Leviticus 19:1-2, 15-18
1 Thessalonians 2:1-8
But we were gentle in the midst of you, as when a nurse cherisheth her own children: even so, being affectionately desirous of you, we were well pleased to impart unto you, not the gospel of God only, but also our own souls, because ye were become very dear to us.
If you type the word “heart” into your online search engine, the first few hits are likely to be about the physical heart, the organ in our chest. Another top find is the rock group Heart. Go down a little further in the search and you’ll find sites about playing the game hearts and a number of sites dedicated to things with pictures of hearts. Eventually you’ll find organizations with the word ‘heart’ in their name. These organizations are often focused on the physical organ, but many use the word as the source for compassion and respect.
While the heart is the center of the human circulatory system, it is unlikely that most references to it in the Bible have anything to do with the physical organ. For the early Christians and those who came before, the heart was more than a pumping muscle. They may not have even understood the physical characteristics of the heart. There may have been some with medical knowledge, but the common folk would have had little or no knowledge beyond experiencing the pumping inside their chest.
We know far more about the heart, but we continue to use the word in reference to the something other than the physical organ. In today’s world, the heart is the center of our feelings. Love, and hate, comes out of the heart. Good things and bad touch our heart. Our wishes and dreams are the desires of our heart. This might be closer to the idea that was understood by those early Christians. And yet, it is not just about feelings.
For them, the heart was the center of the being, the spirit, the soul, the intellect. They had no better understanding of the brain, so for the people in that day, the heart dealt with everything internal. Prayers came from the heart. Anger and hatred came from the heart. Wisdom came from the heart. Even today there is some of that still present in our thoughts. We learn things by heart. We forgive from the heart. When we are excited about something, our heart is in it. When the opposite is true, our heart is not in it. In today’s knowledge, we know that those things are controlled by the brain, not the heart, and yet the heart is still the center of our being.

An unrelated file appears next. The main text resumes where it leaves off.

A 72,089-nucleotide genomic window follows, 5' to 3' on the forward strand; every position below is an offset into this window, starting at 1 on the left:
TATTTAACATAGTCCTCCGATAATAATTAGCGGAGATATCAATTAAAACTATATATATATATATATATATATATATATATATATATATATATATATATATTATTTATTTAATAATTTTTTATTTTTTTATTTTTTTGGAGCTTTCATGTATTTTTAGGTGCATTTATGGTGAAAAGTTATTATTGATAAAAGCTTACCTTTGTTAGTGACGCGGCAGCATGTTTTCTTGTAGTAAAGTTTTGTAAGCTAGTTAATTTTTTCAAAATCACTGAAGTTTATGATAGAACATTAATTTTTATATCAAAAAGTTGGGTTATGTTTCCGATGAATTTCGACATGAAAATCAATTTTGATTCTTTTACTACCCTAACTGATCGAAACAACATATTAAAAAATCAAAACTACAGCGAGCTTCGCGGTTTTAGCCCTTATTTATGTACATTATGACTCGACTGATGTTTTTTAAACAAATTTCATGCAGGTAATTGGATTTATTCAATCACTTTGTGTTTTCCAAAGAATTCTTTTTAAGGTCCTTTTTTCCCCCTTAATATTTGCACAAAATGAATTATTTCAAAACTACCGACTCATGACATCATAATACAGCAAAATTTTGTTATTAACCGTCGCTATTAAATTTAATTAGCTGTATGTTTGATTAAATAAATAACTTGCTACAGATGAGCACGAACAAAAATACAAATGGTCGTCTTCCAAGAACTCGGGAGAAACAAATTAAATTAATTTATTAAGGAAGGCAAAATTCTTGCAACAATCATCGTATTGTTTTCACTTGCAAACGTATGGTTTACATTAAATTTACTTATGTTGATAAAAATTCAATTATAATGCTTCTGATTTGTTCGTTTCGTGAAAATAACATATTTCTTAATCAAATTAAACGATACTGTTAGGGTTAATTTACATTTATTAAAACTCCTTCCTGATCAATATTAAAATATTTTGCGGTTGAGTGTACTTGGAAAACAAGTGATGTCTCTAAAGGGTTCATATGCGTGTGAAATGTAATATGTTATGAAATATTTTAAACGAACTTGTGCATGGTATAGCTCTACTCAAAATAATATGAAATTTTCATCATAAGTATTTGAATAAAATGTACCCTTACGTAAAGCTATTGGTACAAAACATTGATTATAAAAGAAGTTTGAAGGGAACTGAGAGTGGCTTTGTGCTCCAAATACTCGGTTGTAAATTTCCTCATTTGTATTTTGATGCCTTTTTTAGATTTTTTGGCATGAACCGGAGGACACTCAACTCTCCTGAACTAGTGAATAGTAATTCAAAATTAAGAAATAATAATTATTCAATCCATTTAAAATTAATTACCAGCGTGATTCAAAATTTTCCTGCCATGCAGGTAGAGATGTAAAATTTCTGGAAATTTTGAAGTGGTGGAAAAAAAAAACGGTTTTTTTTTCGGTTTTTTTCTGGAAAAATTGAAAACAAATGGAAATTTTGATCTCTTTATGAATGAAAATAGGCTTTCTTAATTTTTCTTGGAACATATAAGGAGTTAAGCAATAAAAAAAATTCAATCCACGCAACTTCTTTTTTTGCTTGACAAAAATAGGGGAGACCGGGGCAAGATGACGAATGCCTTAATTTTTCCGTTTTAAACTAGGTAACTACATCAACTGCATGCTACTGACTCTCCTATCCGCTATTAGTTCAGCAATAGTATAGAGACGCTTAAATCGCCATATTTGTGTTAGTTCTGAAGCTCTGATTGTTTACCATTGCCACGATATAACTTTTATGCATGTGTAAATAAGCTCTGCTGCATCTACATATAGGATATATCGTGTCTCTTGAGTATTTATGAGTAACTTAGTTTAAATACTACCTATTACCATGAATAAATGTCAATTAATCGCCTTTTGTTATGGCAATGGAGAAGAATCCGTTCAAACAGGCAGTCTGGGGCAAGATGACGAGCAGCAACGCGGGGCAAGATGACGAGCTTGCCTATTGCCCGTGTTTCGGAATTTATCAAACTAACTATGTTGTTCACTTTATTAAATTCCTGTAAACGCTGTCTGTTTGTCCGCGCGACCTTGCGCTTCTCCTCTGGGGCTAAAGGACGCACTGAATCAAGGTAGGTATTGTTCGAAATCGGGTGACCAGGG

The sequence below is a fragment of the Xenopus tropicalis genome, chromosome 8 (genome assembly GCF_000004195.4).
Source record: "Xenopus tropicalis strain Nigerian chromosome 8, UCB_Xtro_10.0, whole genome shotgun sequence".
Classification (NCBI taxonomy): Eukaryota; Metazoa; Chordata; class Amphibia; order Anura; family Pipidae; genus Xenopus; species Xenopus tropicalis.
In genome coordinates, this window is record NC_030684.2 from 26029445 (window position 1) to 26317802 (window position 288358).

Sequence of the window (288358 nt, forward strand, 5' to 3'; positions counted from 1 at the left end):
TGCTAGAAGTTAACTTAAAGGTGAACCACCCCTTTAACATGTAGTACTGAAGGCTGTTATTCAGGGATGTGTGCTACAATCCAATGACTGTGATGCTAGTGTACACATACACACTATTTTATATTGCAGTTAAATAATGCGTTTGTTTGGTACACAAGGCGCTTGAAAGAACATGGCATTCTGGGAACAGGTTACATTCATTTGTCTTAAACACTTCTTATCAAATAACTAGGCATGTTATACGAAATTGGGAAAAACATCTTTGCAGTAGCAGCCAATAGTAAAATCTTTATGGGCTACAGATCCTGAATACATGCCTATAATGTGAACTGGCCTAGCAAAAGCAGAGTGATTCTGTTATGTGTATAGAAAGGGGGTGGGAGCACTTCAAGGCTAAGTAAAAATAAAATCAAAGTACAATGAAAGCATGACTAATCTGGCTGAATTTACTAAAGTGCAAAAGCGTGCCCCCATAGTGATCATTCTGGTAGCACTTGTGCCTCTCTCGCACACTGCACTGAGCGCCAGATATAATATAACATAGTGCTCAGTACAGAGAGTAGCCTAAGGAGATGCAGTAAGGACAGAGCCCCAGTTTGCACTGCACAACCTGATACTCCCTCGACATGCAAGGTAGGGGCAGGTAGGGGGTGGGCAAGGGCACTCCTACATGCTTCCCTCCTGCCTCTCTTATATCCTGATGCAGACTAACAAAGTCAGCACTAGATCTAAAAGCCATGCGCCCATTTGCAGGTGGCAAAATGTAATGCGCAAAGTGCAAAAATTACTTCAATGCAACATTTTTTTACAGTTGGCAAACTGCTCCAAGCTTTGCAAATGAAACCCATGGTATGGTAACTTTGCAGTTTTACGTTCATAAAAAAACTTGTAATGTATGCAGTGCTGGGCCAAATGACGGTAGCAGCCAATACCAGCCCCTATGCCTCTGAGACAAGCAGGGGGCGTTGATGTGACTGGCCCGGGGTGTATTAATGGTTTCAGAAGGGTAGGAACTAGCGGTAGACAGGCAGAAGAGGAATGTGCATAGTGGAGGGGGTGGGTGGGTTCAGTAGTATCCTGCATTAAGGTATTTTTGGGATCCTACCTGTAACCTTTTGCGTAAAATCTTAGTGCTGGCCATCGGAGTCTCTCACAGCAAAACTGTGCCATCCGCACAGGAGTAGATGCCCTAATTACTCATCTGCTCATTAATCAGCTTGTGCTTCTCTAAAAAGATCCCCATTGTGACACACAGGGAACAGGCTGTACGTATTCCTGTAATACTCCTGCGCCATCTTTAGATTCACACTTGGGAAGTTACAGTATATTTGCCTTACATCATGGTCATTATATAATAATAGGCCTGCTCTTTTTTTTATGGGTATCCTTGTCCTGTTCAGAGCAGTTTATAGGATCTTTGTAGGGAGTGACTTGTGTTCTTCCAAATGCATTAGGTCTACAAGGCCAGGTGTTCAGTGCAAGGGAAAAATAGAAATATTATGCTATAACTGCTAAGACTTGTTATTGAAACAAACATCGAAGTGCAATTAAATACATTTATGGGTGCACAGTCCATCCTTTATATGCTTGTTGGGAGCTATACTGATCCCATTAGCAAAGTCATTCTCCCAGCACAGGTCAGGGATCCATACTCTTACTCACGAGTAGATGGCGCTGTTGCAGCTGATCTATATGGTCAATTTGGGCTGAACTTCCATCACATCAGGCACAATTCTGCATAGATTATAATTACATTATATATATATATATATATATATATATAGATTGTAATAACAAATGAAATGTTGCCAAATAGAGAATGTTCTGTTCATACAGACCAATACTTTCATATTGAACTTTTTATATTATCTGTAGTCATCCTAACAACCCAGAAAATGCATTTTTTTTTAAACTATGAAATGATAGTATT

The Pharisees asked Jesus a question in today’s passage. This was the fourth of four questions put to Jesus in these days following His triumphal entry into Jerusalem. Jesus was well on His way to the cross, but the leaders were still trying to understand Jesus or find a way to destroy Him. This series of passages, which we’ve seen a few over the past few weeks, represent the types of questions the early rabbis asked: law, doctrine, meaning of life and ‘hagaddha’ or seeming contradictions in scripture texts.
We saw the first, a question of law, in last week’s passage. In that passage, the Pharisees asked Jesus whether or not the people should pay taxes. The question was designed as a trick, but Jesus answered shrewdly. He told the Pharisees to give to God what is God’s and to Caesar what is Caesar. We don’t hear the question of doctrine in the lectionary, but we are surely familiar with the story. The Sadducees, who did not believe in the resurrection, asked about a widow who married seven brothers. “Whose wife will she be in heaven?” they asked. Jesus answered that they did not understand the scriptures and that the resurrected life will be different than that of normal human experience.
The last two types of questions are asked in today’s passage. First the Pharisees, happy to see the Sadducees’ question about resurrection shot down, next asked a question about the meaning of life. “What is the most important commandment?” they asked. Now, you might think this is a question of law, but it is actually a question of purpose. What is our purpose but to live faithfully to the word of God? Jesus answered with two great commandments: to love God and to love neighbor.
Jesus did not give them time to respond; He asked them a question. “Whose son is the Messiah?” They answered, “David’s son.” This, of course, is the right answer, and yet it offers a question of contradiction. Jesus responded, “How then doth David in the Spirit call him Lord, saying, The Lord said unto my Lord, Sit thou on my right hand, Till I put thine enemies underneath thy feet? If David then calleth him Lord, how is he his son?”